Someone is keeping score of how creditworthy your business is. When you approach a bank or other potential lender for a loan or credit card, one of the first things they will do is take a look at this score.
Fundamentally, the credit score is a measure of how likely it is that you’ll be able to repay the loan you’re looking for. If your firm’s credit score (typically measured on a scale of 0 to 100) isn’t good enough, you’ll be turned down. A higher score could see you being offered some or all of the finance you’re looking for, although you’re only going to get the best rates of interest if your credit score is very high.
Businesses that grow usually need to borrow in order to finance that growth. This means that if you’re serious about expanding your business, you’ll want to make sure your credit score is as high as it can be.
Your credit score is calculated by credit rating agencies. Each agency has its own score for your business, and each one calculates that score in a slightly different way. The details of the calculation are kept secret.
Some agencies will let you see your credit score for free while others charge a fee. If you haven’t already done so, you should consider finding out what your credit score is right now.
Many different factors go into the calculation of your credit score. These are likely to include:
If your credit score is lower than you want it to be, there's no quick route to pushing it up. Even if you have no plans to borrow money right now, it still pays to work towards improving your credit score. That way, it’ll be easier for you when the time comes that you do apply for a loan or other finance.
If you’re the business owner any application for credit could mean your personal credit score gets taken into account. This is particularly likely if the business is relatively new and has little credit history.
Your own credit score will be based on factors such as your home ownership status, whether you have a mortgage and how well you manage your credit cards, along with other indicators as to how you manage your money.
Working towards a strong personal credit score can help your business to secure the finance it needs.
It seems obvious that paying your commitments on time will send positive signals to the credit reference agencies that maintain credit scores. However, it’s easy to forget this when cashflow is tight and you can choose to hold payments back for a week or two.
Protecting your credit score is just one reason why cashflow planning is so important to your business. When you plan ahead you can see when you’ll need cash to cover invoices and bills, and you can take the necessary steps to ensure cash is available.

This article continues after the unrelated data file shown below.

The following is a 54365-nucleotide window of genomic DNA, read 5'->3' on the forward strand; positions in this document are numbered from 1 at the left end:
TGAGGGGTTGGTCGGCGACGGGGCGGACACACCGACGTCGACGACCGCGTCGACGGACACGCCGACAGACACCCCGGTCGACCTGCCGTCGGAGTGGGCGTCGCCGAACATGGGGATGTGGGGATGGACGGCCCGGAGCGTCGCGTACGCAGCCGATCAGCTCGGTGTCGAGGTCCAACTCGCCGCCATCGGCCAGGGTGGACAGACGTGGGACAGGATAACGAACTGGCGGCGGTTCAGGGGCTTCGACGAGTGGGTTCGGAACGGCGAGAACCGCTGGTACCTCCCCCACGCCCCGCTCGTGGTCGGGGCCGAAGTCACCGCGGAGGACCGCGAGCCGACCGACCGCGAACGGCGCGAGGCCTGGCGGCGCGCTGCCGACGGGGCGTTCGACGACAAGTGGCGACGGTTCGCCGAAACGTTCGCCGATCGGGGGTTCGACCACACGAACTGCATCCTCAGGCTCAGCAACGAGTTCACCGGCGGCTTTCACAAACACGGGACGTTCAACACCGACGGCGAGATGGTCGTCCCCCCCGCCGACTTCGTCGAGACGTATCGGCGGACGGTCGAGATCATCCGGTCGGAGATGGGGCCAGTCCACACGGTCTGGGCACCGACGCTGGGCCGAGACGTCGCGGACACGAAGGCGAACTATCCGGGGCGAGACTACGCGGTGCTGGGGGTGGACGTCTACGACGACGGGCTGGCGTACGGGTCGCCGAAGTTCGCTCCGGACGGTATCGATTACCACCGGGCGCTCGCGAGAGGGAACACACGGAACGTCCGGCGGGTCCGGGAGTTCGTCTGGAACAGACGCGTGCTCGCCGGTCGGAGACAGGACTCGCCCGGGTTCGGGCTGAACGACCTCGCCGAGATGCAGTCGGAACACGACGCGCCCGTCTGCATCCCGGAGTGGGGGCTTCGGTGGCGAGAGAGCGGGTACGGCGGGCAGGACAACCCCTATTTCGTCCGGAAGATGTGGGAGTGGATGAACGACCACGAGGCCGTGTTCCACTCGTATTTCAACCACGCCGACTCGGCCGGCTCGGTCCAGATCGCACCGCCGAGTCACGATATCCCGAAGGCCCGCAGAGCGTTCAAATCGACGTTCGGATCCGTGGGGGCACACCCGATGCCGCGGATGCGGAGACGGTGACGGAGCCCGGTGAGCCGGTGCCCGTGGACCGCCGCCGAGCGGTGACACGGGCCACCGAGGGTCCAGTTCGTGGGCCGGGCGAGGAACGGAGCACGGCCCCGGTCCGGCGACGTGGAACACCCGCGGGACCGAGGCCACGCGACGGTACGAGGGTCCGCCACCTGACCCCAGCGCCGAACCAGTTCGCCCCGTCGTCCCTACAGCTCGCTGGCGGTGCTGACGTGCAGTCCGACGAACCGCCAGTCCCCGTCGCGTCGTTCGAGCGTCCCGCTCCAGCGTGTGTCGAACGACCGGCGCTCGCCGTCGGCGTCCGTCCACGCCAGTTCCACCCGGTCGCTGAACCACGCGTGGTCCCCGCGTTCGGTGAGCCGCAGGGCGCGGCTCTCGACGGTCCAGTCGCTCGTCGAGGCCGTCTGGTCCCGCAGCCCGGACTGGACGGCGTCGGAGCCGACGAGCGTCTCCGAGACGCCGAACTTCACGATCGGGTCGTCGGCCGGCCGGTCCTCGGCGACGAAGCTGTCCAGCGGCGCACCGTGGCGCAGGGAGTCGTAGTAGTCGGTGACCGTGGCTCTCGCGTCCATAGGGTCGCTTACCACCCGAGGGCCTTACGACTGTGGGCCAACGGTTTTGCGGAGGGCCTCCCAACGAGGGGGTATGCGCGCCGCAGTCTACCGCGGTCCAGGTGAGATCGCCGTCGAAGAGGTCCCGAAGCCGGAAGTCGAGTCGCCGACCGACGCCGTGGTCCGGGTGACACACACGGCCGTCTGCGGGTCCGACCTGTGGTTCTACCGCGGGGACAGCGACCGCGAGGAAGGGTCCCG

Where you have a positive payment history with a supplier, ask them whether you can open a credit account with them. Then be sure to make your payments on time, every time. This will send positive signals to credit rating agencies which will feed into your business credit score.
The credit rate agencies draw their information from many sources, including data that’s publicly available. Be proactive in keeping your business data up to date, including listings on business directories and in particular, your document filings with Companies House.
If you’re late in filing your published accounts and tax returns, this will have a negative impact on your credit score.
Your applications for loans, credit cards and other forms of business finance will be tracked by the credit reference agencies. While every approval will count in your favour, every refusal will do just the opposite.
If you’re filling in yet another online application in hope, rather than in confidence you’ll be approved, it may be worth speaking to someone who can give you some advice.
If you think your credit score is adversely affected by old debts that have since been paid, or by a mistake, or even if you want guidance on how to improve your score, get in touch with one or more of the leading credit agencies.
They should be able to help with fixing errors or problems in your credit record, or give suggestions for improving your credit score.
Whatever your business credit score, we may be able to help you raise the funds your business is looking for. Our team has worked with many business owners who need to overcome a poor credit history.
We work with a panel of over 250 lenders, some of whom are open to helping businesses with weaker credit scores.
To explore your opportunities for raising money for your business, whatever your credit score, get in touch with us today.